It’s a good mix; a clatter of quality cricketers, a smattering of stunning islands, and a gaggle of spectators following them around for a few weeks.
It should, in many ways, be an intimidating setting for one to make their international bow, but new Proteas’ cap Tabraiz Shamsi will probably be even more relaxed than some regulars.
In a funny way, he is almost going home, because his stints in the Caribbean Premier League have allowed him to settle into the “next level”.
While many scoff at the likes of the Indian Premier League as nothing more than a parade of expensive stars – and a handy finishing school for the host country’s future stars – the truth is that the slog-marathon has also accommodated and harnessed emerging talent from other countries.
Players who are marginalised back home have been treated like gold-dust by certain franchises, and the confidence that has given them has ultimately benefited their native countries.
Likewise, South Africa’s latest spin option has thrived from being able to do his thing without pressure, around the world.
Shamsi counts Windies skipper Darren Sammy and T20 World Cup hero Carlos “Remember the name” Braithwaite as two of his closest buddies, and no one was more chuffed for him than the pair, when he got the call to replace Samuel Badree in the star-studded Bangalore stable.
That he has now spent a month in the company of the Royal Challengers wouldn’t have hurt, either, as he would have had invaluable time with his national captain, AB de Villiers, as well as several of the biggest names in the game.
It can’t hurt having Messrs Kohli, ABD and Gayle as net-buddies.
It really is funny how the game works out, sometimes.
About five years ago, Shamsi was toiling away in Pietermartizburg, of all places, trying to make a name for himself with KZN-Inland.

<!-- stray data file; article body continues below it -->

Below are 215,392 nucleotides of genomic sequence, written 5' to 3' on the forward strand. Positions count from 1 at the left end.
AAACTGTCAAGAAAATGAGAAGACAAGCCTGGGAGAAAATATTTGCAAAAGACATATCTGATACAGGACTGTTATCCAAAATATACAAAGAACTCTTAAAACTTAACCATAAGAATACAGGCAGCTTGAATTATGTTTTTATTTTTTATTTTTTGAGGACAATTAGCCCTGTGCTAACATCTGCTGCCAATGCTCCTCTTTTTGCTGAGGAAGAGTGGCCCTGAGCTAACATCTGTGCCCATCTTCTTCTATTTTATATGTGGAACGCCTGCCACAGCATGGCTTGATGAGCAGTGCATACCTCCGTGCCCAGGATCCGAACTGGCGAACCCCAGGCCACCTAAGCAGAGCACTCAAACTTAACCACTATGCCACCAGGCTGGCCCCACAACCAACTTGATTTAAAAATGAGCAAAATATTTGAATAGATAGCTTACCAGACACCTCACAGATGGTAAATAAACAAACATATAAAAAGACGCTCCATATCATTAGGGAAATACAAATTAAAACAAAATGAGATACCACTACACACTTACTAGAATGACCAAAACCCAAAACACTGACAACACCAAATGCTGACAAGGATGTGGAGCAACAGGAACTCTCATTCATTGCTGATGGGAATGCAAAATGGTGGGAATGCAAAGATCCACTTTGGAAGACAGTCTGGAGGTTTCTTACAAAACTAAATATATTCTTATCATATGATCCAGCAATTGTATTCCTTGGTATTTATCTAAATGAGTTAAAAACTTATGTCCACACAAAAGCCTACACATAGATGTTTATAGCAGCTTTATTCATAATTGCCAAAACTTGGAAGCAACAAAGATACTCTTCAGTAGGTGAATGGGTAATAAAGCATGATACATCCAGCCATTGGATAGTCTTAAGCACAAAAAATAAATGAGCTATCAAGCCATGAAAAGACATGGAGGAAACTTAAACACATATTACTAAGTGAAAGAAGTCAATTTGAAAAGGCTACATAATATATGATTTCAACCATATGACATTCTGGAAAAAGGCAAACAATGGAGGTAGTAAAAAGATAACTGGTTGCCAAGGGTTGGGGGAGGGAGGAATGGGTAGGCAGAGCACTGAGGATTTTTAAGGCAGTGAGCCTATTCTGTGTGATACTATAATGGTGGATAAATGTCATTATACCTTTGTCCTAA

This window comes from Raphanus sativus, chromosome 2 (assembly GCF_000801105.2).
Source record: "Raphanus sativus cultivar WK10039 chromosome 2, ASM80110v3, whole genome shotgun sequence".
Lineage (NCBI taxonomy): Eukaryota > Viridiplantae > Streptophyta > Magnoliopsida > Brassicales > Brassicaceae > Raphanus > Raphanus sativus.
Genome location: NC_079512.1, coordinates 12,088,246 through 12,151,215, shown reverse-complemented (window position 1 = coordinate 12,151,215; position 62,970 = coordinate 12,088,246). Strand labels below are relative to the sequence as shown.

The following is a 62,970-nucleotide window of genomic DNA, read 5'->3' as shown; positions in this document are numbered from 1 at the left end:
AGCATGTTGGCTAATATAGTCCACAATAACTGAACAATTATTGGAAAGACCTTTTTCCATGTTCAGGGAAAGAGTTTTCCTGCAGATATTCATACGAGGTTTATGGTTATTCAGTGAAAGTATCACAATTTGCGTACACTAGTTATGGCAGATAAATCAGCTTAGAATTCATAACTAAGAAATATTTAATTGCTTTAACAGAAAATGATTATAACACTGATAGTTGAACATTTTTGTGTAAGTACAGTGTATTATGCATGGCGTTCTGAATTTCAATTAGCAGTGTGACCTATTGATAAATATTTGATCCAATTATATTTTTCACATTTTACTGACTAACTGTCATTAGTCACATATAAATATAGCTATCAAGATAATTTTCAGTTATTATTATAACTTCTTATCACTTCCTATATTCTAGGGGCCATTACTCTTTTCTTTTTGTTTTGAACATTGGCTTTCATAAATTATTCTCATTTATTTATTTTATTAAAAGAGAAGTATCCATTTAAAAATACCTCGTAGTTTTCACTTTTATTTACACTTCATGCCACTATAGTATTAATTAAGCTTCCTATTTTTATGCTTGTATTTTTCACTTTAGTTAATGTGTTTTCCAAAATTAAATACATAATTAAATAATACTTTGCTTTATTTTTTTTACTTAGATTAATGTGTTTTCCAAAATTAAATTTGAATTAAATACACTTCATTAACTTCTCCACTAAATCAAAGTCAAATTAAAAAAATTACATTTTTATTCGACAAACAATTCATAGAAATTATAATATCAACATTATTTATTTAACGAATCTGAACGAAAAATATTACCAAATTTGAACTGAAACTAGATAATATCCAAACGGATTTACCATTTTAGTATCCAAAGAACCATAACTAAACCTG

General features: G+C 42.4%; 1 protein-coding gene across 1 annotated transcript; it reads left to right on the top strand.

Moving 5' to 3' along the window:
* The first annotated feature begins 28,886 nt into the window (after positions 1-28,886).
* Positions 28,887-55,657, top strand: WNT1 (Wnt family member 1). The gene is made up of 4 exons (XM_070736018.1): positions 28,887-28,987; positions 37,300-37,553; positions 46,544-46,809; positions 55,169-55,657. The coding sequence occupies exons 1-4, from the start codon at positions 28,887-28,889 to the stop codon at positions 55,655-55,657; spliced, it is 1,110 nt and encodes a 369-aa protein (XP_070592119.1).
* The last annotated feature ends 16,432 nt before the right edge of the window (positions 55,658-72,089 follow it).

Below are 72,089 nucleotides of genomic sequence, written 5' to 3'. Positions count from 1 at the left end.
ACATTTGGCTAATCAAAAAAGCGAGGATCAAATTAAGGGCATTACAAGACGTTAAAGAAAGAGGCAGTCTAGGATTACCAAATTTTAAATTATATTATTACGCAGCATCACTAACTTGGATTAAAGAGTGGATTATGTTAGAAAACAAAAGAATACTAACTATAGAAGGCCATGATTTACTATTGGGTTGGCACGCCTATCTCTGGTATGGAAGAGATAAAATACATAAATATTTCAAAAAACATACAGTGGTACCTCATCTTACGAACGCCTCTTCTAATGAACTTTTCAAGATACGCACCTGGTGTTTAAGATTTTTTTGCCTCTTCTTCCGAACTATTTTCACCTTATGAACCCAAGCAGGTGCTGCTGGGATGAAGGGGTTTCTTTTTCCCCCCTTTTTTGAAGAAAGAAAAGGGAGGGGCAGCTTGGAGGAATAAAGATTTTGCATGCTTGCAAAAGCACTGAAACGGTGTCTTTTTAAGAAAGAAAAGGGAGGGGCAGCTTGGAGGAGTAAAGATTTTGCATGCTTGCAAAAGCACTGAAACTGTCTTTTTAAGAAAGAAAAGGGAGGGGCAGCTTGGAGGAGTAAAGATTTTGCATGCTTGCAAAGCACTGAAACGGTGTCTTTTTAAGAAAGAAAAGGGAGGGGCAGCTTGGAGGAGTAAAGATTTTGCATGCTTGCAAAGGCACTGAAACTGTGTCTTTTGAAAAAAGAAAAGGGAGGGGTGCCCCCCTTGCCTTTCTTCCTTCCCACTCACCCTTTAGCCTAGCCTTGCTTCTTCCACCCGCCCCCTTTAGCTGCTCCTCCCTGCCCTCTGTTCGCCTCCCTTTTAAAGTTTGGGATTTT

As he and many others will attest, the lot of a spinner in South African cricket is fickle, because you are just one bad spell away from obscurity.
Ironically, it has been T20 cricket that has breathed new life into the role of a spinner.
The one format once feared to be the death of the spinner has been quite the opposite, actually.
South African cricket, unsurprisingly, has taken a bit longer to catch up with the ways of the world, relying on a pace-heavy attack for longer than circumstances and patterns dictated.
But times they are a-changing.
Imran Tahir is established as the Proteas’ primary weapon in coloured clothing, and spin provided what little joy there was to be had in the recent T20 World Cup campaign.
That Shamsi has been plucked as suddenly as he has suggests that maybe the Proteas are ready to dance to the rhythms of the modern, limited-overs game, where mystery often trumps simplicity.
As with most wrist-spinners, Shamsi has had a long and winding road. Born in Gauteng, he has made his name via Maritzburg, in Chatsworth, then Durban, Benoni, Pretoria, St Kitt’s, and, finally, Bangalore.
Shamsi now finds himself on the cusp of big things. At 26, he is a baby by spin standards, especially considering that one of his heroes, the supposedly age-less Brad Hogg, is on the wrong side of 40 and still ripping it.
When Shamsi gets a wicket, he has made it a habit to do a ‘bus-driver’ celebration. Over the last month, his happy bus has got more and more passengers, and South Africans will hope the trend continues.
In the modern game, a spinner is no longer at the back of the bus fretting about the next spell. He is at the wheel, steering the tempo of the game and revelling in it.
New Proteas’ cap Tabraiz Shamsi will be relaxed heading to the West Indies this week… in a way he’s going home,
Original source: New cap Shamsi on cusp of great things